We need to create a Trigger object. The Trigger object is obtained by querying the triggers property from the TaskDefinition object. We store the returned object in the $triggers variable. Now we need to decide what kind of trigger we're going to use. This is where we can really begin to see some of the power of the Task Scheduler 2.0 API. In this example, we want the scheduled task to run only when the computer is not doing anything. To do this we will create an idle trigger. The $TASK_TRIGGER_IDLE constant is used to define the kind of trigger that we will use. We store the idle trigger in the $trigger variable. This is seen here:

$triggers = $taskdefinition.Triggers
  $trigger = $triggers.Create($TASK_TRIGGER_IDLE)

Now we need an action object. The action object is used to define the action that the scheduled task will take when the trigger fires. We use the actions property from the $taskdefinition object and call the create method to create the action object. The create method is given the $TASK_ACTION_EXEC constant to tell it what kind of action is to be created. We store the returned action object in the $action variable. We then use the path property of the action object and give it the path to the command that will be executed. This is stored in the $command variable. This code is seen here:

$action = $taskdefinition.Actions.Create($TASK_ACTION_EXEC)
  $action.Path = $command

It is time to actually register the scheduled task. This part is actually a little surprising; we use the folder object to give us access to the RegisterTaskDefinition method. This method has seven parameters. Each of the parameters for the method is supplied values via the variables and constants that we defined earlier. This makes it easy for us to understand what the task is supposed to do:

$rootFolder.RegisterTaskDefinition($Name,$taskdefinition,$CREATE_OR_UPDATE,
                                     $user,$password,$TASK_LOGON_NONE,$sddl)
} #end New-Task

We may want to delete a previously scheduled task. To do this we use the DeleteTask method from the folder object. We create a Remove-Task function to allow us to easily call this method. This is shown here:

Function Remove-Task($folder,$name)
{
$folder.DeleteTask($name,$null)
} #end Remove-Task

The entry point to the script is the section of the script that allows us to call the functions contained within the script. There are a number of things that we could do such as returning a collection of task objects that list each of the tasks within a specific folder. If we were to do this, the syntax might look something like this:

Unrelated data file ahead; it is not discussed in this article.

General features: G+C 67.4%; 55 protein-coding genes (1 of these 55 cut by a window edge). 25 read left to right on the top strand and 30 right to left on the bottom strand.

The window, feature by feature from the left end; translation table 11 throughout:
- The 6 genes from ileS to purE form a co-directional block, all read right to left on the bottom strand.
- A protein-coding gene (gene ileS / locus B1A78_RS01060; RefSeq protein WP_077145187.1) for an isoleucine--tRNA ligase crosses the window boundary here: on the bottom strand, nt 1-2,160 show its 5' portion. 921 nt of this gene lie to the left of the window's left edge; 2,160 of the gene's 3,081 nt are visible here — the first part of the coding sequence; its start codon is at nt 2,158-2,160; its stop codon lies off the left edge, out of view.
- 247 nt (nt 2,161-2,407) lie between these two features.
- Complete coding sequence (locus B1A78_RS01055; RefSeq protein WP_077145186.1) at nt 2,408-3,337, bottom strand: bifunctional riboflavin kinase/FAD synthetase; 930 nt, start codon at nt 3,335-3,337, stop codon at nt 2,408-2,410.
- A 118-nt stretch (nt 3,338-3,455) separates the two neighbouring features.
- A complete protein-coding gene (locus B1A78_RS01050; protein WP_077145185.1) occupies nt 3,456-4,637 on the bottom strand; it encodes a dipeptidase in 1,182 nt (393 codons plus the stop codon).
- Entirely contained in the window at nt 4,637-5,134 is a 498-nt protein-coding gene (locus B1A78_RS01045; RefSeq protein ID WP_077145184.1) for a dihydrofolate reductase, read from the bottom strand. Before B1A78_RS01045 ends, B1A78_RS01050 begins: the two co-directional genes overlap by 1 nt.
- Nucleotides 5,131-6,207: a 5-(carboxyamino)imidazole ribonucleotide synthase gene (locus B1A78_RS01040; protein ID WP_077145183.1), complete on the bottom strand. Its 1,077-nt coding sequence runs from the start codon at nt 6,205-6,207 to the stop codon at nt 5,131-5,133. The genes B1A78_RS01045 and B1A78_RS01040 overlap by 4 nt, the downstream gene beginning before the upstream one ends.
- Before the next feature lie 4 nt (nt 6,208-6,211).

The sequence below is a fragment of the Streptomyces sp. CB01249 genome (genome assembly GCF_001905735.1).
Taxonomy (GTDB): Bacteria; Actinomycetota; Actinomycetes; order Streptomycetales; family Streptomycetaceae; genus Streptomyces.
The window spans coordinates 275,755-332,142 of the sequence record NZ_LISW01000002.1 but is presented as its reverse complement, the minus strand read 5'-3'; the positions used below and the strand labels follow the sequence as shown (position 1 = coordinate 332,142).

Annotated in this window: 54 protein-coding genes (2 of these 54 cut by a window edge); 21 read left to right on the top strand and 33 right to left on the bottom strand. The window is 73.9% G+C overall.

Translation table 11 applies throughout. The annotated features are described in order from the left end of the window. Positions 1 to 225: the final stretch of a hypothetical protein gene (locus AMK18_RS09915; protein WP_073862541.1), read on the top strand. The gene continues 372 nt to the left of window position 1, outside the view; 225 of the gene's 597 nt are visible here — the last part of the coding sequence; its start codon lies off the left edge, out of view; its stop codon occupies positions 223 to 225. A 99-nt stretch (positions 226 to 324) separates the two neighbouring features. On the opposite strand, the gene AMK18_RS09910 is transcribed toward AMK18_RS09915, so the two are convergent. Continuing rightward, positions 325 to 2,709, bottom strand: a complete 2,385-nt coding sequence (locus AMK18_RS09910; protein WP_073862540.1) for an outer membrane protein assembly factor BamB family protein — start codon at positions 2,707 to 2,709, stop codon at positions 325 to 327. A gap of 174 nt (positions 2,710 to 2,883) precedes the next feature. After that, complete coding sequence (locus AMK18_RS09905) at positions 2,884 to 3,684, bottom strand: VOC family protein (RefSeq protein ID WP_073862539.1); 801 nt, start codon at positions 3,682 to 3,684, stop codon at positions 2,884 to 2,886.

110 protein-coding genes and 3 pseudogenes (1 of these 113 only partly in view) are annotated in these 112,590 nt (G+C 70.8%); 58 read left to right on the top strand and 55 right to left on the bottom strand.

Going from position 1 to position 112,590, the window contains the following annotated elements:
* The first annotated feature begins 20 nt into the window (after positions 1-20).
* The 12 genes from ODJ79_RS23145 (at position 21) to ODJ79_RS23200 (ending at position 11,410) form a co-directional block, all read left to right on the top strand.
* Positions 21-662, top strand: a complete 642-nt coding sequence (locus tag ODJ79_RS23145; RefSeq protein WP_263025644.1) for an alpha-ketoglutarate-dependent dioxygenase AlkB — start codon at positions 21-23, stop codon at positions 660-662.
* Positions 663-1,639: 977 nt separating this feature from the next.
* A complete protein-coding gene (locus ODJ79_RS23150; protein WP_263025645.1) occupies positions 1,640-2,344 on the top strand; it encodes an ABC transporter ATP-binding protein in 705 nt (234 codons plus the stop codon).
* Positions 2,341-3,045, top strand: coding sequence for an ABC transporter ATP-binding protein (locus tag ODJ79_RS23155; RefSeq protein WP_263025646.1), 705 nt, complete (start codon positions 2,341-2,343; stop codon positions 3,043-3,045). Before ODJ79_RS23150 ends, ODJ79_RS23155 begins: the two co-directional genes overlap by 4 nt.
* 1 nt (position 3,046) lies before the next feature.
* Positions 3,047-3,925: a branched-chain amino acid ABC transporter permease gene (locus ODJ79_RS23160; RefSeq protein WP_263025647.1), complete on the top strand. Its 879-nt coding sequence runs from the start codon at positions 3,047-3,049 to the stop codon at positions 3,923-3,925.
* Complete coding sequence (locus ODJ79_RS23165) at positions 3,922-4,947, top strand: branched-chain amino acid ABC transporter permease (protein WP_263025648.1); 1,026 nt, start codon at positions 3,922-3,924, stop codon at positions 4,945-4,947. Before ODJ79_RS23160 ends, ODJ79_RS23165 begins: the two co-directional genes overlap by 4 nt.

Get-Tasks -folder (New-taskObject -path "\microsoft\windows\defrag")

We may decide that we would like to look at a specific task. To do this we would call the Get-Task function, pass it the folder object that we obtain via the New-TaskObject function. We would need of course to specify the name of the task as seen here:

Get-Task -folder (New-TaskObject -path "\") -name "Test idle trigger"

If we want to create a new task, the only things which must be supplied are the command to execute and the name of the task. We could even create a function that would generate a random name for the task and allow us to skip the problem of making up names for one-off scheduled tasks, but we have not done so in this particular script. You could use the technique seen in this “Hey, Scripting Guy!” article to give you some ideas for creating random task names. The code to create the new task is shown here:

New-Task -command "C:\Windows\System32\notepad.exe" -path "\hsg" `
  -name "test idle trigger"

If you read the article yesterday and learned how to create your own folders, you probably want to create your scheduled tasks inside a new folder. To do so you use the New-Task function, and specify the command, the name, and the path parameters as seen here:

New-Task -command "C:\Windows\System32\notepad.exe" -path "\hsg" `  -name "test idle trigger"

If you need to delete a task, we specify a folder object that contains the task as well as the name of the task that is to be removed. We need to use the New-TaskObject function because the method will not accept a string as a path to the folder. It requires an actual folder object. Keep in mind that we must supply a folder object even if the task is stored in the root of the scheduled tasks folder. This code is seen here:

Remove-Task -folder (New-TaskObject) -name "test idle trigger"

If the task that you wish to remove is stored in a different folder, we use the New-Task object function and specify the path parameter to that function. We place this inside a set of parentheses and then supply that to the folder parameter of the Remove-Task function. We then specify the name of the task as we did earlier. This is shown here:

Remove-Task -folder (New-taskObject -path "\hsg") -name "test idle trigger"

This concludes our article detailing the process for creating scheduled tasks and deleting scheduled tasks. It also brings to a conclusion our Scheduled Tasks Week. We hope that you have enjoyed this series of articles and are somewhat intrigued by the new and exciting possibilities offered by the Scheduled Task 2.0 API. Join us tomorrow for Quick-Hits Friday. Until then, peace.

 

Ed Wilson and Craig Liebendorfer, Scripting Guys